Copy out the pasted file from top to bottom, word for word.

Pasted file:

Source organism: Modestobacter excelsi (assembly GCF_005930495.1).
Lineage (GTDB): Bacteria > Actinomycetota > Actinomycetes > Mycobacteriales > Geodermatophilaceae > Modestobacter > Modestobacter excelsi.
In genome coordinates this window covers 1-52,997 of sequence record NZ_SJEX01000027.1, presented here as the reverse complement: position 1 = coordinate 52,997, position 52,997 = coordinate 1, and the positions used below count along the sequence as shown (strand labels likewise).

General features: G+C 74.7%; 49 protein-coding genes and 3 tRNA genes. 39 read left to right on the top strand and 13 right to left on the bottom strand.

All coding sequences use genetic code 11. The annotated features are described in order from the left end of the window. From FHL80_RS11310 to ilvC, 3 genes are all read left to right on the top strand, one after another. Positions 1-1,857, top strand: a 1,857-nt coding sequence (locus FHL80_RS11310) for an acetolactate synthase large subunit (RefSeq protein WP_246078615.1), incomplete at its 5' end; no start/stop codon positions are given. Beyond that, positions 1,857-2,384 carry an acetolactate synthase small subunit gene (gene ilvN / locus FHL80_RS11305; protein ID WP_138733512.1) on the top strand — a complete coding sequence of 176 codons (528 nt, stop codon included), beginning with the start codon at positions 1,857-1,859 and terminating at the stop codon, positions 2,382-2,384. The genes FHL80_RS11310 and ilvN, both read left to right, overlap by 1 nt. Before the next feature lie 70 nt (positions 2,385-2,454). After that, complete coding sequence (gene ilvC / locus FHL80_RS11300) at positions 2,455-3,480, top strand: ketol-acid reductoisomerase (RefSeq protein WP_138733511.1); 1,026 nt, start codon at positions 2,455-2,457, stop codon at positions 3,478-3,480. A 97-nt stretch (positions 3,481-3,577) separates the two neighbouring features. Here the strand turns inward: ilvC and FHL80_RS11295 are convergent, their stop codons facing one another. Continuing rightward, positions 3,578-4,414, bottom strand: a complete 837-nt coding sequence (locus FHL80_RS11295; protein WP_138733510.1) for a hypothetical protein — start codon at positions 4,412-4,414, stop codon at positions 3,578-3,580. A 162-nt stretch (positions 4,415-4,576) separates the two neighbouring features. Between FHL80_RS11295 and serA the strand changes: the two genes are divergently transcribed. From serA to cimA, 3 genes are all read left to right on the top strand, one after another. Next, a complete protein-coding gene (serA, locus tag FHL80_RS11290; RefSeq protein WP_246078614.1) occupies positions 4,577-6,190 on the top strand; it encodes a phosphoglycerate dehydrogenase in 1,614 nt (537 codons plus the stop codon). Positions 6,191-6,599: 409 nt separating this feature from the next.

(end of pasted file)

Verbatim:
Source organism: Modestobacter excelsi (assembly GCF_005930495.1).
Lineage (GTDB): Bacteria > Actinomycetota > Actinomycetes > Mycobacteriales > Geodermatophilaceae > Modestobacter > Modestobacter excelsi.
In genome coordinates this window covers 1-52,997 of sequence record NZ_SJEX01000027.1, presented here as the reverse complement: position 1 = coordinate 52,997, position 52,997 = coordinate 1, and the positions used below count along the sequence as shown (strand labels likewise).

General features: G+C 74.7%; 49 protein-coding genes and 3 tRNA genes. 39 read left to right on the top strand and 13 right to left on the bottom strand.

All coding sequences use genetic code 11. The annotated features are described in order from the left end of the window. From FHL80_RS11310 to ilvC, 3 genes are all read left to right on the top strand, one after another. Positions 1-1,857, top strand: a 1,857-nt coding sequence (locus FHL80_RS11310) for an acetolactate synthase large subunit (RefSeq protein WP_246078615.1), incomplete at its 5' end; no start/stop codon positions are given. Beyond that, positions 1,857-2,384 carry an acetolactate synthase small subunit gene (gene ilvN / locus FHL80_RS11305; protein ID WP_138733512.1) on the top strand — a complete coding sequence of 176 codons (528 nt, stop codon included), beginning with the start codon at positions 1,857-1,859 and terminating at the stop codon, positions 2,382-2,384. The genes FHL80_RS11310 and ilvN, both read left to right, overlap by 1 nt. Before the next feature lie 70 nt (positions 2,385-2,454). After that, complete coding sequence (gene ilvC / locus FHL80_RS11300) at positions 2,455-3,480, top strand: ketol-acid reductoisomerase (RefSeq protein WP_138733511.1); 1,026 nt, start codon at positions 2,455-2,457, stop codon at positions 3,478-3,480. A 97-nt stretch (positions 3,481-3,577) separates the two neighbouring features. Here the strand turns inward: ilvC and FHL80_RS11295 are convergent, their stop codons facing one another. Continuing rightward, positions 3,578-4,414, bottom strand: a complete 837-nt coding sequence (locus FHL80_RS11295; protein WP_138733510.1) for a hypothetical protein — start codon at positions 4,412-4,414, stop codon at positions 3,578-3,580. A 162-nt stretch (positions 4,415-4,576) separates the two neighbouring features. Between FHL80_RS11295 and serA the strand changes: the two genes are divergently transcribed. From serA to cimA, 3 genes are all read left to right on the top strand, one after another. Next, a complete protein-coding gene (serA, locus tag FHL80_RS11290; RefSeq protein WP_246078614.1) occupies positions 4,577-6,190 on the top strand; it encodes a phosphoglycerate dehydrogenase in 1,614 nt (537 codons plus the stop codon). Positions 6,191-6,599: 409 nt separating this feature from the next.